The world economy is set to transform in ways that are as radical as they are unpredictable, changing the ways we produce and consume goods and services. The Fourth Industrial Revolution, also known as Industry 4.0, brings myriad new possibilities to use emerging physical, digital, and biological technologies. Artificial intelligence and advanced robotics, for instance, allow machines to learn more and more tasks from observation, making automation of more and more activities feasible. Radio Frequency Identification and the Internet of Things can revolutionise logistics and home electronics. And three-dimensional printing technology has already proven commercially viable in complex products such as auto parts, customised shoes, with human organs on the horizon.
The potential benefits of this transformation to accelerate countries’ implementation of the 2030 Agenda for Sustainable Development are unprecedented. They include radical gains in productivity, a range of new opportunities for economies in transition to leapfrog to the latest technologies and standards, and trade in a growing array of services, for a shift towards more sustainable production and consumption and a truly circular economy.
The Fourth Industrial Revolution can create green, clean, equitable and sustainable production systems – and a range of new, well paid, and rewarding jobs and other opportunities for all. But harnessing the Fourth Industrial Revolution for sustainable development will require concerted action. To remain competitive, UNECE countries will face mounting pressure to reform, building, improving, and adapting essential framework conditions such as good governance, relevant skills, efficient infrastructure, flexible labour markets, responsive legal systems, and the appropriate rules and regulations. Innovation policies and institutions should play a leading role in this context.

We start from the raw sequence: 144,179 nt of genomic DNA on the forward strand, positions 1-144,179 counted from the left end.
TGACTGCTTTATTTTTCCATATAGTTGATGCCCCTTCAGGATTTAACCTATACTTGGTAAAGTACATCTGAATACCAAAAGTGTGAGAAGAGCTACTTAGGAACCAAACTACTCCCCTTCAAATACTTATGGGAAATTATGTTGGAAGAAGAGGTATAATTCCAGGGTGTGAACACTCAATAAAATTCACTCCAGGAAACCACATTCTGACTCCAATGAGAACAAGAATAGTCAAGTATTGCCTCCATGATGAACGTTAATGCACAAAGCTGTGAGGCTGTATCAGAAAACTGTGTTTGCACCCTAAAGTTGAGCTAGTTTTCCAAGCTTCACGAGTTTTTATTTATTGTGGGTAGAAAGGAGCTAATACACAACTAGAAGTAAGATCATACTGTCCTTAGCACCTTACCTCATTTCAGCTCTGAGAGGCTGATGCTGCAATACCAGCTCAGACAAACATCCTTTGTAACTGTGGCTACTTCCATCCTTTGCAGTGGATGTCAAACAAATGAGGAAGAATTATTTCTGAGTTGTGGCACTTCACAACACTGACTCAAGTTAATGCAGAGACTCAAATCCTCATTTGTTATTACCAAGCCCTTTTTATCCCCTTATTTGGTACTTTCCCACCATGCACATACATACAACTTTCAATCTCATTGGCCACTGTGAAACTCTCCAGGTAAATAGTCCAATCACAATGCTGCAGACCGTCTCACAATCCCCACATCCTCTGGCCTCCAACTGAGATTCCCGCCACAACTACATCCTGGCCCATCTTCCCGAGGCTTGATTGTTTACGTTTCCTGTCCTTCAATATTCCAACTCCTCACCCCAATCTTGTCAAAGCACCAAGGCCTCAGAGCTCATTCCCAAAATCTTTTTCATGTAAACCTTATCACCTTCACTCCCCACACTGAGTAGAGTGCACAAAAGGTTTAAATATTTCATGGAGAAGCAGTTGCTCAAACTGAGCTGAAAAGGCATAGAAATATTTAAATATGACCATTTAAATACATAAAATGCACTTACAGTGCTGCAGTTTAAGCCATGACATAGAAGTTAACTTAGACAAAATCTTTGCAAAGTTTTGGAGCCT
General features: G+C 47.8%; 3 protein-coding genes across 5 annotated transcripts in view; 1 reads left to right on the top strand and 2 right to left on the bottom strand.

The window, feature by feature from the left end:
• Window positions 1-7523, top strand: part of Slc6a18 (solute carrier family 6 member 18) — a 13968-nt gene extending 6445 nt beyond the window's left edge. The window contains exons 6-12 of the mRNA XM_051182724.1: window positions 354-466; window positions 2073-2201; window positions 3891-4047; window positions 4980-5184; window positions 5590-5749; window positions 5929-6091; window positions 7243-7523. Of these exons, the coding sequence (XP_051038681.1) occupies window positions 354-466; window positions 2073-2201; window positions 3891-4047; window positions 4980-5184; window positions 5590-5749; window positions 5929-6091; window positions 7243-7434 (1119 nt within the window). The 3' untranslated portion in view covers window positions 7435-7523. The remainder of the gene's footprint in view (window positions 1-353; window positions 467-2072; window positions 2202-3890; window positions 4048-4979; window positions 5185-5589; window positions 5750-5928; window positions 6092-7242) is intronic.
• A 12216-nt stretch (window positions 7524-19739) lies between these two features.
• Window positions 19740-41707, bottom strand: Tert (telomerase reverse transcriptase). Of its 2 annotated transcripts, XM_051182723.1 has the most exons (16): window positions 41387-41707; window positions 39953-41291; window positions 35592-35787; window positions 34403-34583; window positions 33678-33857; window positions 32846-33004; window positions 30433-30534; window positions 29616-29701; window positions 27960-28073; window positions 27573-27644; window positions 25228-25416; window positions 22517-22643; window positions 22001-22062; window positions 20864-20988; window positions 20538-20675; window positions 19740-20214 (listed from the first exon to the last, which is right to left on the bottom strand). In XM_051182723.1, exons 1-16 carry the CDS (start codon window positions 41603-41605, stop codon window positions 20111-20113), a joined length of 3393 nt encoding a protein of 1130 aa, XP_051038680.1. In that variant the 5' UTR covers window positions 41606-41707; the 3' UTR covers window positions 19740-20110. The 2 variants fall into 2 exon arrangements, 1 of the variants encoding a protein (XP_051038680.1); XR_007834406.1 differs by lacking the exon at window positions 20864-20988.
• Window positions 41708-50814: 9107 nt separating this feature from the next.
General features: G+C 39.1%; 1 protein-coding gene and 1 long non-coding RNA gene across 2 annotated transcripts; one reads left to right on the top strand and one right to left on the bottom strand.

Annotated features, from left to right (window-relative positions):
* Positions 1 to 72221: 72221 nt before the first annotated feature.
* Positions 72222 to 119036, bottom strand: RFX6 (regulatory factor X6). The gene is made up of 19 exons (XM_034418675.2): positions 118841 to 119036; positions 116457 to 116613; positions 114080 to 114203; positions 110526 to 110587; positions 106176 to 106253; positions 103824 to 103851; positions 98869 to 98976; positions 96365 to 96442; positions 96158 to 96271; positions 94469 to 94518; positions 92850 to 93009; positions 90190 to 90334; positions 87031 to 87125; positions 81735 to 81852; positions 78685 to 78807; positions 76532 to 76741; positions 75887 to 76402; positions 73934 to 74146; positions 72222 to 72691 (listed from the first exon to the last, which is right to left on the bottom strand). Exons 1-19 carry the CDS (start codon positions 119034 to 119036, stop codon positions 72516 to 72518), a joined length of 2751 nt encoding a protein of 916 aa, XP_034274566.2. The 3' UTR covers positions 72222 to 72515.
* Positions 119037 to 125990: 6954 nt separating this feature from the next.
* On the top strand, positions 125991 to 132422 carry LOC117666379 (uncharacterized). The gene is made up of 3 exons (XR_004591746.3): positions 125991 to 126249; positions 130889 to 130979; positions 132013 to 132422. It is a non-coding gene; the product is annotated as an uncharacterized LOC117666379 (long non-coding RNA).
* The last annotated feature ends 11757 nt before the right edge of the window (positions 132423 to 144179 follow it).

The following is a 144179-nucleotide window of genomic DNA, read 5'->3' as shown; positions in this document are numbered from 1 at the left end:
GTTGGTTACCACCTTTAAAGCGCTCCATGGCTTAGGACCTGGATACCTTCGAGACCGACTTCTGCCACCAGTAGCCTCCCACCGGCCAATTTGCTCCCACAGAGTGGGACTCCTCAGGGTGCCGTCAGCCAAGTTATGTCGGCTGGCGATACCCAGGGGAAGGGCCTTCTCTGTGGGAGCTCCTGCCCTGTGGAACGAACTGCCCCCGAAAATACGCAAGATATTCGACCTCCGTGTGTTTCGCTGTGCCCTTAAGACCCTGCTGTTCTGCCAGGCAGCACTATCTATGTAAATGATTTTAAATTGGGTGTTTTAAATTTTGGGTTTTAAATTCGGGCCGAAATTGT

This will be especially crucial in the context of concerns around growing inequality and the sources of future jobs. As automation grows, wage differentials among countries dwindle and skills become more and more important. For the past two decades a growing number of sectors have increasingly relocated previously labour-intensive production to high-income locations, cutting opportunities for emerging and transition economies to accumulate productive capacities as a foundation for future growth.
With these issues high on the policy agenda across the region, UNECE is supporting countries’ efforts to capitalize on the opportunities – and respond to the challenges – of the Fourth Industrial Revolution.
This will be the focus of the 11th session of the UNECE Team of Specialists on Innovation and Competitiveness Policies, where policy makers, business and civil society will explore how to harness the benefits of the Fourth Industrial Revolution and the role that innovation policies and institutions can play.
The meeting will also feature in-depth discussion of potential high-level innovation policy principles for sustainable development and an initiative to pilot a sub-regional innovation policy index.